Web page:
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Schools and education

Humanists UK has always been heavily involved in education, and in addition to our education policy work and our work in providing education resources, our education campaigns – from state-funded faith schools to the school curriculum – are a major part of our campaigning work as a whole.

Schools are where many people – parents, children and teachers – first encounter religion and religious privilege; school-related requests for help, advice and guidance constitute the largest single category of requests that Humanists UK receives from the public. We have campaigned and lobbied for over a century for the rights and interests of humanists and other non-religious people in education, for non-religious beliefs to be respected in schools, and for a genuinely inclusive school system where all pupils are educated together, not separately according to the beliefs of their parents, and will receive a rounded and broad education.

We have a dedicated campaigns officer for our faith schools and education campaigns – the only full-time campaigns officer on these issues. This campaigner is Ruth Wareham.

In depth

We are interested in education for three reasons:

  • we aim for the UK to be secular state with no privilege or discrimination on grounds of religion or belief. The continuing religious discrimination in our state school system is therefore a concern for us
  • we aim for Humanism to be better understood as an ethical and fulfilling non-religious approach to life and so we have an interest in ensuring that it features on the school curriculum on equal terms with religions
  • humanists see education as a vital process and have been rich contributors to both the philosophy and practice of education

We have an interest in promoting better education that will meet these aspirations because we promote humanist perspectives in public debate and policy.

We concentrate on laws and policies that are discriminatory and violate principles of human rights or equality in state-funded schools or on matters where we have a distinctive humanist view. For example we work for:

Some of the issues we work on are specific to state-funded religious schools (popularly known as faith schools in England and Wales and denominational schools in Scotland and Northern Ireland) while others apply to education generally but are exacerbated in faith schools. Because of this, we also work generally for an end to the expansion of faith schools and the transformation of those that already exist into inclusive schools which serve the whole community.

What we’re doing

We work closely with parliamentarians and other key decision makers. At the moment, we are working on the Welsh Government’s review of the National Curriculum and recently worked on the UK Government’s reviews of the National Curriculumof Personal, Social, Health and Economic education and of GCSE and A level Religious Studies, and on the Religious Education Council for England and Wales’s RE Subject Review.

We have also been campaigning hard to make faith schools more inclusive. For example, in November 2012 we took a judicial review of the decision to open two highly discriminatory Catholic schools in Richmond-upon-Thames. In July 2012, we triggered a European Commission investigation into employment laws for UK faith schools. In January 2013, we won an Information Tribunal case against the UK Government over its refusal to publish a list of the names, locations and religions of groups applying to set up Free Schools. And since June 2013 we have been a member of the steering group of the Fair Admissions Campaign, which has published a groundbreaking new map of how religiously and socio-economically inclusive every English secondary school is.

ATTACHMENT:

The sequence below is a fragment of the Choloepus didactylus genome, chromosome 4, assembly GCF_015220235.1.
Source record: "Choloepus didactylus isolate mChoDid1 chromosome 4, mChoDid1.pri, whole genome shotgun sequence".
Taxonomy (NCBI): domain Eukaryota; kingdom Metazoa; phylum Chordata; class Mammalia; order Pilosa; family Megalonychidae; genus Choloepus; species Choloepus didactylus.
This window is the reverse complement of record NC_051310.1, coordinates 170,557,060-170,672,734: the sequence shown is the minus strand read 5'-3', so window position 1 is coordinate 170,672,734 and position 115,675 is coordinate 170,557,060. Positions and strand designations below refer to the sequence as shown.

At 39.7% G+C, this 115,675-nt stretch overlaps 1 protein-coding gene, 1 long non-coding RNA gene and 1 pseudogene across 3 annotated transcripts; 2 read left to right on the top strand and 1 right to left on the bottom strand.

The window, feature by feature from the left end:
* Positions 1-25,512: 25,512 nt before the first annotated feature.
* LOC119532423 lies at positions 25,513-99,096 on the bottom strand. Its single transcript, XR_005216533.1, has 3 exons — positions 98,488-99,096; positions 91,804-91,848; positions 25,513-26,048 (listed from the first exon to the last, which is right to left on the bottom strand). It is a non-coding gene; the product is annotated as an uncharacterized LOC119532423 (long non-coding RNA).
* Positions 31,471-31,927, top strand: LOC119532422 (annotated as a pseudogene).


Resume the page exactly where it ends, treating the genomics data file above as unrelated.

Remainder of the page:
Our ‘Teach evolution, not creationism’ campaign has also had a string of victories, including evolution being added to the new primary National Curriculum in England, the fact that Free Schools now have to teach evolution, and the fact that state schools are banned from teaching pseudoscience such as creationism.

In 2014 we were heavily involved in the so-called ‘Trojan Horse’ scandal in Birmingham, facilitating the initial whistleblowers at Park View School, the school at the centre of the scandal, in raising their concerns and speaking out. The outcome had a sizeable impact on the place of religion in education, with new rules introduced in order to prevent the issues from re-occurring.

We are also a founding member of the Accord Coalition – a wide coalition of organisations working for reform of state funded schools to make them more inclusive in matters of religion or belief. Accord brings together religious and non-religious supporters of change as well as teaching unions, human rights organisations and high profile individuals.

Get involved

You could research and take up one of these issues with your MP and/or local authority, or write to a newspaper. Our Take Action Toolkit has advice on how to go about this, while the Education section of this website has background and supporting arguments, in our summary of Humanists UK education policy.

If there is anything in these pages that you need more information or advice on, please contact our Faith Schools Campaigner on 020 7324 3078.

You can also support Humanists UK by becoming a member. That helps in itself, and you can help even more by supporting our campaigns in the ways suggested above. But campaigns also cost money – quite a lot of money – and we also need financial support. You can make a donation to Humanists UK.

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